I had a business trip to Tulsa, and the only trails on the app between Albuquerque and Tulsa were at Palo Duro Canyon.

I was poking around online and found the reservation page for the cabins and amidst solid blocks of ‘booked’, there was a single cabin available for one night- the night I would be on my way to Oklahoma. So I booked it, happy with my ridiculous luck.

Texas gets hot in the summer and I knew if I wanted to ride my bike I’d want to be out early to do it and having a place to stay in the park was the way to go.

The Lighthouse Cabin

This patio has an amazing view

My first stop when I made it in to the park was my cabin. The outside was ridiculously charming. The cabins were built out of rock by the CCC.

The living room: two extra beds, a microwave and mini-fridge, a table and a couple of chairs. And, thank God, two ACs.

The inside was almost too rustic for me, with paint peeling off the walls. (OK, with the baby I’ve been thinking too much about the dangers of lead paint with every antique toy from the grandparents.) I am sure this cabin is old enough to have layers of lead paint in there.

But it met my needs, had AC and the location was amazing. Oh, and the bed was super charming.

Plus it came with a beautiful green and blue lizard.

This gorgeous guy startled me when I was unloading my car.

Exploring the Canyon

After unloading the car at my cabin, I took off to go explore the cabin.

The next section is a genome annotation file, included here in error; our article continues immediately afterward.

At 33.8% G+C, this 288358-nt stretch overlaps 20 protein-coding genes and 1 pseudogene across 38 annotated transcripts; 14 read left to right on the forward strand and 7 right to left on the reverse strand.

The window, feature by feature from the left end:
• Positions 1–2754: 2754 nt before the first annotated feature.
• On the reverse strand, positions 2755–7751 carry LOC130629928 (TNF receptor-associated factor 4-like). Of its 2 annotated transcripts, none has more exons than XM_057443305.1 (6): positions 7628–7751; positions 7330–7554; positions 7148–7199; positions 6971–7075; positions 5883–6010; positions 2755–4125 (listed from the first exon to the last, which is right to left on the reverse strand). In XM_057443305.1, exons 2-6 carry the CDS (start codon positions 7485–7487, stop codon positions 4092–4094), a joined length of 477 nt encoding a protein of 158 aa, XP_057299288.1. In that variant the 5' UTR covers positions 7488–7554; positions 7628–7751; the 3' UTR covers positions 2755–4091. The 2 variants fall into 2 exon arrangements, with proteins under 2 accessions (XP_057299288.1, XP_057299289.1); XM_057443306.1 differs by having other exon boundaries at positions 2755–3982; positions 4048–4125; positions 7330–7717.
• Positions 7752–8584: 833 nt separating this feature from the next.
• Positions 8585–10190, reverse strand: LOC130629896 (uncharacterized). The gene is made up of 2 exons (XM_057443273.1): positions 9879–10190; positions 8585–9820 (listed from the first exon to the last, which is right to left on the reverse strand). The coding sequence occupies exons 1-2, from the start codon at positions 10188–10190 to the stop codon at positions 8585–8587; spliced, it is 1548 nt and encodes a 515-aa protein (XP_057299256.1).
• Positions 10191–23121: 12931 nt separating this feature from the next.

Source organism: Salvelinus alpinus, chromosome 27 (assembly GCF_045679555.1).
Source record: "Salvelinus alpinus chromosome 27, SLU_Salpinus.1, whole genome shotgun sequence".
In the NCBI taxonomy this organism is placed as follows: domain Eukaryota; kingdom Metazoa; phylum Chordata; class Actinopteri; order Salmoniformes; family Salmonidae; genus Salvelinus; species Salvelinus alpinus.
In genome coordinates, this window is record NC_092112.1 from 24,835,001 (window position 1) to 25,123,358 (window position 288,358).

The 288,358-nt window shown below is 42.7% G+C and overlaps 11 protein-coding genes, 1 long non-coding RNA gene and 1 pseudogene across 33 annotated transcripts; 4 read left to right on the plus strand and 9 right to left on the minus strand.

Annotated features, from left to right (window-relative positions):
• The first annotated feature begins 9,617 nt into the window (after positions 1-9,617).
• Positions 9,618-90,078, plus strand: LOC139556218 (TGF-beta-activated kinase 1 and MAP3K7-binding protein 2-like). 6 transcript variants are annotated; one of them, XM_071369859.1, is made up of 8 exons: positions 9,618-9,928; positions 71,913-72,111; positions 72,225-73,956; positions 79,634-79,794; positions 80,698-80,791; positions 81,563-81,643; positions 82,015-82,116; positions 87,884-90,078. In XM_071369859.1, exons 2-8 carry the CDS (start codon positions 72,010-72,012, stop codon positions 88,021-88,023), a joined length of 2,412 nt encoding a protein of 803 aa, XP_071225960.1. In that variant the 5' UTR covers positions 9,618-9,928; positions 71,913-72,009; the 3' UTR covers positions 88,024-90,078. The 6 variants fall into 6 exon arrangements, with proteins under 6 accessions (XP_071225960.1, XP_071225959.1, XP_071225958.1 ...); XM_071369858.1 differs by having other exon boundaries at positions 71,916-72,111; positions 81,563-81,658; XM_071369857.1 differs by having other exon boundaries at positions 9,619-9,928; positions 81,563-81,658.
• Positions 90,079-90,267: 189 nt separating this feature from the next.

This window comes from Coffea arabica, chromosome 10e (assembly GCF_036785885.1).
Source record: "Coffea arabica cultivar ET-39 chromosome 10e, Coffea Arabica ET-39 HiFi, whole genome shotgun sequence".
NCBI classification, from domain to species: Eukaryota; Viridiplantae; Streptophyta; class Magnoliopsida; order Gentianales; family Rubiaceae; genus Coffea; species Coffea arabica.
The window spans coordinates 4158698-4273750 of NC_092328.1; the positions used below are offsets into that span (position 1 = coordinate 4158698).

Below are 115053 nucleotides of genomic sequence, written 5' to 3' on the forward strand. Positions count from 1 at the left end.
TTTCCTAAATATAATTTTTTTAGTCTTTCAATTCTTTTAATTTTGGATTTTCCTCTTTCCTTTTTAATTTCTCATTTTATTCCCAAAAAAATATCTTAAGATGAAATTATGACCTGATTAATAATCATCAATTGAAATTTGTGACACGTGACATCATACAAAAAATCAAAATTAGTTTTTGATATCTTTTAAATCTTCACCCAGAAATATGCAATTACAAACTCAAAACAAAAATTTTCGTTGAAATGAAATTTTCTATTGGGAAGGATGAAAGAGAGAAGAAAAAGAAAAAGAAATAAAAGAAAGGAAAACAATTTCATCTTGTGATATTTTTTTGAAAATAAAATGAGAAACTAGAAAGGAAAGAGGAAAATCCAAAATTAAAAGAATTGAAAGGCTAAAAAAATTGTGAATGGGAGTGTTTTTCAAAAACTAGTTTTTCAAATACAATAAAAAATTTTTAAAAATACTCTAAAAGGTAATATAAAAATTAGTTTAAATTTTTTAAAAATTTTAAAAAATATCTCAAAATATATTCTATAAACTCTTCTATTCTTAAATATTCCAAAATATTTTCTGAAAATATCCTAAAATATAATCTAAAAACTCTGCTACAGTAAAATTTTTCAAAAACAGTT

Here’s the view from the canyon rim

I drove the full loop at the bottom of the canyon, checking out the little store/restaurant and aiming to get a feel for the place. There’s an amphitheater where they have the musical Texas some summer nights. Also lots of RV and tent camping plus picnic areas and hiking, biking and horse trails.

I had a picnic dinner at a cute picnic table that sat all by itself under a tree at the top of a small hill with a little trail leading up to it. The spot was just too cute to pass up.

The Lighthouse trail

Then I went on a bit of a hike. By then it was getting on towards sunset and the lighting was amazing on the red rocks and dirt. The temperature was also starting to become bearable.

I hiked as far as I could before feeling like I needed to turn back before it got dark. I also ran into two tarantulas on the trail on my way back as the light was fading.

For whatever reason, I stopped and took pictures of them. I guess I instinctually want to capture interesting, notable or unusual things that I find. Then later looking at my pictures I thought, “I have no desire to look at pictures of big spiders” and deleted then deleted them.